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EDIT: Read the comments below to hear the story direct from lead singer David Biasotti and some of the other folks behind the creation of this record.

The Idle Race “Birthday Party”

Birthday Party

The Idle Race’s “Birthday Party” is one of the great, neglected English pop albums. This was Jeff Lynne’s first album from 1968, although he had released some singles in earlier beat era bands. Even at this stage of the game, his refreshing melodies and lyrics were fully developed and realized and as a songsmith he was superb.

The Birthday Party is an unusual British pop album loaded with strange sound effects, buzzing mellotrons, tinkling harpsichords, great harmonies and the like. Lucky Man, I Like My Toys, and Pie In The Sky are joyously trippy, similar in tone to the Blossom Toes great first album, but maybe even better.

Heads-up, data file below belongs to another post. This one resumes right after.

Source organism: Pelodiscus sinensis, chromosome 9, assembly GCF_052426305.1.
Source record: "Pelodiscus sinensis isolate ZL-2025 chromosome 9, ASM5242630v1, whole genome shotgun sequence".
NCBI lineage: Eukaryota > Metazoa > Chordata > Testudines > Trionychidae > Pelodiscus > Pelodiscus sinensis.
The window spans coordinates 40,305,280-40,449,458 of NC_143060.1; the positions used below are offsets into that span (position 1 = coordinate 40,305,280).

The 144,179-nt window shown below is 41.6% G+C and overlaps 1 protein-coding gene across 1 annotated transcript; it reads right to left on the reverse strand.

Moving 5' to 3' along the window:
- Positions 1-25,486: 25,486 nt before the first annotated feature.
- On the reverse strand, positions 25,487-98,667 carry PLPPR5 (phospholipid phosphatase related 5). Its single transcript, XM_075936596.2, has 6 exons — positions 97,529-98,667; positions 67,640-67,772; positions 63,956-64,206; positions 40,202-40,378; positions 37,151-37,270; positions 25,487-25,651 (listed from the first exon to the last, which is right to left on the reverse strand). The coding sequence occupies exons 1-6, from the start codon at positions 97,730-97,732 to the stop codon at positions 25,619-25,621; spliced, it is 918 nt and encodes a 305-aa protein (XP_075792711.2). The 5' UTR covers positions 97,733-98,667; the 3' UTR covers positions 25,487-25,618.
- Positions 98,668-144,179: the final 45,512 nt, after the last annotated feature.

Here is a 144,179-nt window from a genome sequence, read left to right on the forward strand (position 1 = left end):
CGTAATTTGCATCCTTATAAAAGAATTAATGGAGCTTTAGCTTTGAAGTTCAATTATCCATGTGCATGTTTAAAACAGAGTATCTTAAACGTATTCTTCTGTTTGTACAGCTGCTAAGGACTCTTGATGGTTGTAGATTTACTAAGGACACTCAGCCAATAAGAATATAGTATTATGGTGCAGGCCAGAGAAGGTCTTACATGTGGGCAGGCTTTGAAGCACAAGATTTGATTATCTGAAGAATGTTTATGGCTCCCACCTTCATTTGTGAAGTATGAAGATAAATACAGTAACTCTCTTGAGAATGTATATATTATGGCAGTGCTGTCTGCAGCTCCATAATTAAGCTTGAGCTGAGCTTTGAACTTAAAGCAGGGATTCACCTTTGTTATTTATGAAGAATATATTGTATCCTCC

The album strongly recalls early Pink Floyd, late 60’s Kinks (just listen to Don’t Put Your Boys In The Army) and the early Move in the best possible way while keeping a strong flavor of originality. Even the ballads, like the heavily phased On With The Show are great listening, speaking of English life and its trials and tribulations. And then there is Morning Sunshine, one of the most beautiful English psychedelic pop ballads ever.

Anyone interested in the evolution of ELO or even fans of the Move, Kinks or Beatles should seriously check this one out!!

mp3: “Morning Sunshine”

Worth the Price of Admission